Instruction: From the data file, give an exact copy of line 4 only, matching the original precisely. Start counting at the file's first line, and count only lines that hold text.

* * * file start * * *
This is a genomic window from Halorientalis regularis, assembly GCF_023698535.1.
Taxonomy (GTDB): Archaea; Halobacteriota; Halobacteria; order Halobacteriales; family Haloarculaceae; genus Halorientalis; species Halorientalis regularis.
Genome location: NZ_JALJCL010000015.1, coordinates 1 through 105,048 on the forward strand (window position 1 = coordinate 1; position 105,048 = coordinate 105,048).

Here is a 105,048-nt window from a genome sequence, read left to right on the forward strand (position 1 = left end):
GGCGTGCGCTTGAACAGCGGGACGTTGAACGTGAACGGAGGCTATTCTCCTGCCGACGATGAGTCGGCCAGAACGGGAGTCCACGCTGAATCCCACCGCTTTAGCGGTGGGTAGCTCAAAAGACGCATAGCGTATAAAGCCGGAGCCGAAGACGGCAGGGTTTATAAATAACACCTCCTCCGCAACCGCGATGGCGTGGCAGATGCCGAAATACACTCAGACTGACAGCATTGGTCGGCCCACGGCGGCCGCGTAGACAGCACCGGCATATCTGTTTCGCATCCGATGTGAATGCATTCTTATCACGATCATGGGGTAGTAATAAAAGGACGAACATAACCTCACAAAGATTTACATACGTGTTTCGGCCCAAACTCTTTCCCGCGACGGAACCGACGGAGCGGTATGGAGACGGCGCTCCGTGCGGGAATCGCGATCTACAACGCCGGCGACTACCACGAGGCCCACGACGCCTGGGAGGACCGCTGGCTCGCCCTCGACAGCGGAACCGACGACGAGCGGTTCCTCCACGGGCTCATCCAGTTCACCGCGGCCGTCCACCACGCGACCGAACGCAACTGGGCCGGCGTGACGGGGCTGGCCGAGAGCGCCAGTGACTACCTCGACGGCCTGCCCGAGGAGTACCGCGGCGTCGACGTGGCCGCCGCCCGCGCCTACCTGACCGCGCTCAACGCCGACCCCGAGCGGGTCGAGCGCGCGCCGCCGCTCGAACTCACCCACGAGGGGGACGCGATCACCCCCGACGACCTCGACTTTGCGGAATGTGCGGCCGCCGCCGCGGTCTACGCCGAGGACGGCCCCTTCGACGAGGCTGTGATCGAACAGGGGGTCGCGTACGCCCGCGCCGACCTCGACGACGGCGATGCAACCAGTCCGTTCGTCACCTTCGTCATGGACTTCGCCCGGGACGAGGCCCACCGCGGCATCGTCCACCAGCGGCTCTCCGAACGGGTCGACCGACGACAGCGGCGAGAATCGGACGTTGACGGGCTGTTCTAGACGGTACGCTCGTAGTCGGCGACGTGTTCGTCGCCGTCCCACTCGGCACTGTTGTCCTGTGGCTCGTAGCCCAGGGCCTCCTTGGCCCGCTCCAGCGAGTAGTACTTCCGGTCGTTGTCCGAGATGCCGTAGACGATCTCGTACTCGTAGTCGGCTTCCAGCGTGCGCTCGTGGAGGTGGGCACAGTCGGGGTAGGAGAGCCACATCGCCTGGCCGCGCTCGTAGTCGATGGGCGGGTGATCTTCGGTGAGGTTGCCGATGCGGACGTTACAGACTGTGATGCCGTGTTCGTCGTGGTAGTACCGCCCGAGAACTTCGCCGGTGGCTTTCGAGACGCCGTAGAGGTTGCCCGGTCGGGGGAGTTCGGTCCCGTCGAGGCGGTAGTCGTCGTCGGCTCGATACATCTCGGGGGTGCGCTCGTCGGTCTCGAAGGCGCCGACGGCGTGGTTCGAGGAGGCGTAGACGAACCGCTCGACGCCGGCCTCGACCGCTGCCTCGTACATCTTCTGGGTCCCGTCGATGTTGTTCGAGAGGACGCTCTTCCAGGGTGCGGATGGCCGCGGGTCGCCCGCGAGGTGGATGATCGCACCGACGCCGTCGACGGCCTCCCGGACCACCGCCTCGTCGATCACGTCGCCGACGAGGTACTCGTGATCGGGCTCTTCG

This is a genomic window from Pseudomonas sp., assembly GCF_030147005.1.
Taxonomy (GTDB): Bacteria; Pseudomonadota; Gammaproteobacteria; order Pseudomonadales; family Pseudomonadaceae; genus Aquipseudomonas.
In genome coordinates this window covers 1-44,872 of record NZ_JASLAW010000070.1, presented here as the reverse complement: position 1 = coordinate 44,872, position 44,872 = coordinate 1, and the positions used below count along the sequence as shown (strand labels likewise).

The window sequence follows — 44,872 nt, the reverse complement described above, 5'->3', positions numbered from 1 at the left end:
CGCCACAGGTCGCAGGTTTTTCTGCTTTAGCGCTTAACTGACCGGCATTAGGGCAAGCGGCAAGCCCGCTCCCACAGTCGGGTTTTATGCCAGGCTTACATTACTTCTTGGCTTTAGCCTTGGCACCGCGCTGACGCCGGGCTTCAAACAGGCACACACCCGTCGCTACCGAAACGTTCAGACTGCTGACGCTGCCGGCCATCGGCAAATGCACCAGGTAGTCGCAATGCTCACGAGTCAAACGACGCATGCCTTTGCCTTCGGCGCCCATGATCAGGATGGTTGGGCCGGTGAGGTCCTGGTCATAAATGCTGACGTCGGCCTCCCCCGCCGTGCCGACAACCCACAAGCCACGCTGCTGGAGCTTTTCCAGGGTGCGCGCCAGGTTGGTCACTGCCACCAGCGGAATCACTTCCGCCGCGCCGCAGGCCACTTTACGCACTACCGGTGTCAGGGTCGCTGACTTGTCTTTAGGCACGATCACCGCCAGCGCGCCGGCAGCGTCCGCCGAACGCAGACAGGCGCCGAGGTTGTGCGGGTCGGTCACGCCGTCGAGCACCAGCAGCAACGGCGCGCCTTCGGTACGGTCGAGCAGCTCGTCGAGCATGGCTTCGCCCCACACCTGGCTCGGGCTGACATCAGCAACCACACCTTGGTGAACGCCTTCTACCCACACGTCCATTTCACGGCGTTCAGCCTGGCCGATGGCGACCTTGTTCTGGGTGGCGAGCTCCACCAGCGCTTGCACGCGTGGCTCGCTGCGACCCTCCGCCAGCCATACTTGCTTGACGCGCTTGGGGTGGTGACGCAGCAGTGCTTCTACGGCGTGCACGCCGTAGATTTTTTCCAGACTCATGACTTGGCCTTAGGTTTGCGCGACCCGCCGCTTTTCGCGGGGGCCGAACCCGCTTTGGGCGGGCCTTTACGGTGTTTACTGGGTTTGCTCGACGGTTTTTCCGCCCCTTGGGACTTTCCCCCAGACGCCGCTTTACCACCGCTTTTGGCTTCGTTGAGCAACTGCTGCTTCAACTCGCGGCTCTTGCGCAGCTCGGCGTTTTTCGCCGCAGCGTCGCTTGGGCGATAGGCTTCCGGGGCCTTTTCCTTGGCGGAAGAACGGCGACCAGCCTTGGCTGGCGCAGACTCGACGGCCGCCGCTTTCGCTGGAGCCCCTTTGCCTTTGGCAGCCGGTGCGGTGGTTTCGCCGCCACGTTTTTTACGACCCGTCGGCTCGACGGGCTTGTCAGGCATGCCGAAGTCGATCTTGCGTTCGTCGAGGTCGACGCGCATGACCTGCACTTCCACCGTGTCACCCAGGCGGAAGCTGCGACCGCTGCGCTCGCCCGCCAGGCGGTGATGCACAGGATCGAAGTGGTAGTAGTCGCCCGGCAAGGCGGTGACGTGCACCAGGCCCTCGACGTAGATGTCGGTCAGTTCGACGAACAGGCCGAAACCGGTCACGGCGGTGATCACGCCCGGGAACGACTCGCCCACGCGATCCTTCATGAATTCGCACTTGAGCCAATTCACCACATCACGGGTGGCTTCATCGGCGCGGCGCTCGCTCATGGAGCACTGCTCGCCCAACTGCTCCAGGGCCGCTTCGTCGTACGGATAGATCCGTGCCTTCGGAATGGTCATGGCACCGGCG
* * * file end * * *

Here is a 105,048-nt window from a genome sequence, read left to right on the forward strand (position 1 = left end):